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The Arid Lands of Central Asia in a Warming World and CO2-Accreting Atmosphere
Volume 8, Number 26: 29 June 2005

Climate alarmists claim that the temperature of the earth is currently higher than it has been at any time during the past two millennia, while atmospheric CO2 concentrations are at a level that has not been surpassed for hundreds of millennia.  What effects have these supposedly hurtful conditions had on the arid lands of Central Asia?  In a recent review of the subject, Lioubimtseva et al. (2005) describe a number of findings that are generally not available to the international scientific community, due to their publication in the Russian language; and what they reveal flies in the face of climate-alarmist dogma.

The four-member team of Russian and American scientists says "there has been a general warming trend in Central Asian republics on the order of 1-2C since the beginning of the 20th century," but they add that it is expressed most strongly in winter and that "the amplitude of this trend seems to be comparable with Holocene climate variability," suggesting that it is nothing unusual nor does it require an anthropogenic explanation.  Citing the IPCC (2001), on the other hand, they report that precipitation has remained basically unchanged throughout the 20th century, stating that "there were no discernible trends in annual precipitation during 1900-95 for the region as a whole, nor in most parts of this region."

In the face of unchanging precipitation and significant warming, one might expect that the aridity of Central Asia would have increased significantly in recent years, especially throughout the 1990s, when climate alarmists claim the world saw its most oppressive heat of both the 20th century and the past two millennia.  However, Lioubimtseva et al. report that "analyses of the NOAA AVHRR temporal series since the 1980s showed a decrease in aridity from 1991-2000 compared to 1982-1990 in the northern part of the region and a southward shift of the northern boundary of the desert zone in Central Asia," citing the work of Zolotokrylin (2002).

So what's the explanation for this unexpected development?  Lioubimtseva et al. suggest it could well have been the historical rise in the air's CO2 content.

The scientists begin their elucidation of this hypothesis by noting that "an increased atmospheric CO2 concentration has direct and relatively immediate effects on two important physiological processes in plants: it increases the photosynthetic rate, but decreases stomatal opening and therefore the rate at which plants lose water," so that "the combination of these two factors, increased photosynthesis and decreased water loss, implies a significant increase of water [use] efficiency (the ratio of carbon gain per unit water loss) and ... a reduction in the sensitivity to drought stress in desert vegetation as a result of elevated atmospheric CO2," citing the work of Smith et al. (2000) in support of this concept.  As a result, they note that these effects could "increase productivity and biomass of natural desert vegetation," which would, of course, make the land appear (and effectively be) less arid.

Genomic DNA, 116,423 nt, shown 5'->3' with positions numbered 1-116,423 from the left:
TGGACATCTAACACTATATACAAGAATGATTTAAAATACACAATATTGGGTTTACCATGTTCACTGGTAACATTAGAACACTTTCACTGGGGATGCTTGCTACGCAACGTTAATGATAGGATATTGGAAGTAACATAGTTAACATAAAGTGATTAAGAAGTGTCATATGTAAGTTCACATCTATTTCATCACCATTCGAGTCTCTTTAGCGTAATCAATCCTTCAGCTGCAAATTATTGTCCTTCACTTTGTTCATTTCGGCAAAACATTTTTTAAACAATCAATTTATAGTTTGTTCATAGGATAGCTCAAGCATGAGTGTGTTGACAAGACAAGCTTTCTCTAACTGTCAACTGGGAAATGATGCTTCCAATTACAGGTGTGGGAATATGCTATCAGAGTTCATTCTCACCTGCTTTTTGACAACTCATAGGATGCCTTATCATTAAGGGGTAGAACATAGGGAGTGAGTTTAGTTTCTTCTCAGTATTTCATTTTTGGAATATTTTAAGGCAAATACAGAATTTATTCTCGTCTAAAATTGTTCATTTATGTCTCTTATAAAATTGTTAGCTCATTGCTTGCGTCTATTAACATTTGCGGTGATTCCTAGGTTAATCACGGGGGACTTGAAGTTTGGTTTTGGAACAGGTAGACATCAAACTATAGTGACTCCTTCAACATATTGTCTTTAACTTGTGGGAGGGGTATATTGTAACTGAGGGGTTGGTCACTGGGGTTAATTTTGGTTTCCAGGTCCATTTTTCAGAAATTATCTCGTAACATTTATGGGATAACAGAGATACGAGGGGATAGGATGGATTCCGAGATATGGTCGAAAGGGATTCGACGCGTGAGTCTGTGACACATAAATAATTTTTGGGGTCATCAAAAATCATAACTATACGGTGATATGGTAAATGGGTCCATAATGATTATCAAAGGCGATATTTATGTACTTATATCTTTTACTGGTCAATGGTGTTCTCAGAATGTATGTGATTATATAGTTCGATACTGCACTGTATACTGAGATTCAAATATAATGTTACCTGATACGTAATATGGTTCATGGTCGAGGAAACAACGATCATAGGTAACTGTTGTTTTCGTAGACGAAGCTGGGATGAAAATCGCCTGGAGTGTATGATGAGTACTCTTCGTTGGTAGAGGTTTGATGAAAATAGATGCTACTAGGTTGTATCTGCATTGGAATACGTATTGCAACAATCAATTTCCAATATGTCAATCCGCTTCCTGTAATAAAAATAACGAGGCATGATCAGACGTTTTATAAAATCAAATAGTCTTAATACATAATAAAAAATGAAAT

Buttressing this reasoning with experimental evidence obtained from the region itself, Lioubimtseva et al. report that "CO2-enrichment experiments (both chamber and free-air) conducted in the Kara Kum (Voznesensky, 1997) and Kyzyl Kum (Voznesensky, 1997; Zelensky, 1977) deserts showed a 2-4 times increase in the photosynthetic rate under the saturating CO2 concentrations," and that "three Kara Kum species (Eminium lehmanii, Rhemum turkestanuikum and Ephedra stobilacea) responded with a six-fold increase in photosynthetic rate (Nechaeva, 1984)."  In addition, they report that "the CO2 fertilization effects included not only higher vegetation but also microphytic communities including mosses, lichens, fungi, algae, and cyanobacteria," which communities, in their words, "form biogenic crusts on the soil surface varying from a few millimeters to several centimeters in thickness and play a significant role in the desert ecosystems controlling such processes as water retention and carbon and nitrogen fixation in soils," as is described more fully in the materials archived under the heading Deserts (Algae and Lichens) in our Subject Index.

In light of these many observations, all we can say is that as bad as climate alarmists claim rising atmospheric CO2 concentrations and temperatures are for earth's biosphere, and especially for its water-stressed deserts and arid regions, the plants that reside there don't seem to be getting the message.  In fact, they appear to be thriving in the face of the double-barreled challenge, which in reality is actually a blessing in disguise.

Sherwood, Keith and Craig Idso

References
Lioubimtseva, E., Cole, R., Adams, J.M. and Kapustin, G.  2005.  Impacts of climate and land-cover changes in arid lands of Central Asia.  Journal of Arid Environments 62: 285-308.

Nechaeva, N.T. (Ed.).  1984.  Resursy biosphery pustin Srednei Azii i Kazakhstana.  Nauka, Moscow, Russia.

Smith, S.D., Huxman, T.E., Zitzer, S.F., Charlet, T.N., Housman, D.C., Coleman, J.S., Fenstermaker, L.K., Seemann, J.R. and Nowak, R.S.  2000.  Elevated CO2 increases productivity and invasive species success in an arid ecosystem.  Nature 408: 79-82.

Voznesensky, V.L.  1977.  Fotosyntez pustinnih rastenij.  Nauka, Leningrad, Russia.

Zelensky, O.B.  1977.  Ecologo-fisiologicheskije aspekti izuchenija fotosinteza.  Nauka, Leningrad, Russia.

Zolotokrylin, A.N.  2002.  The indicator of climate aridity.  Arid Ecosystems 8: 49-57.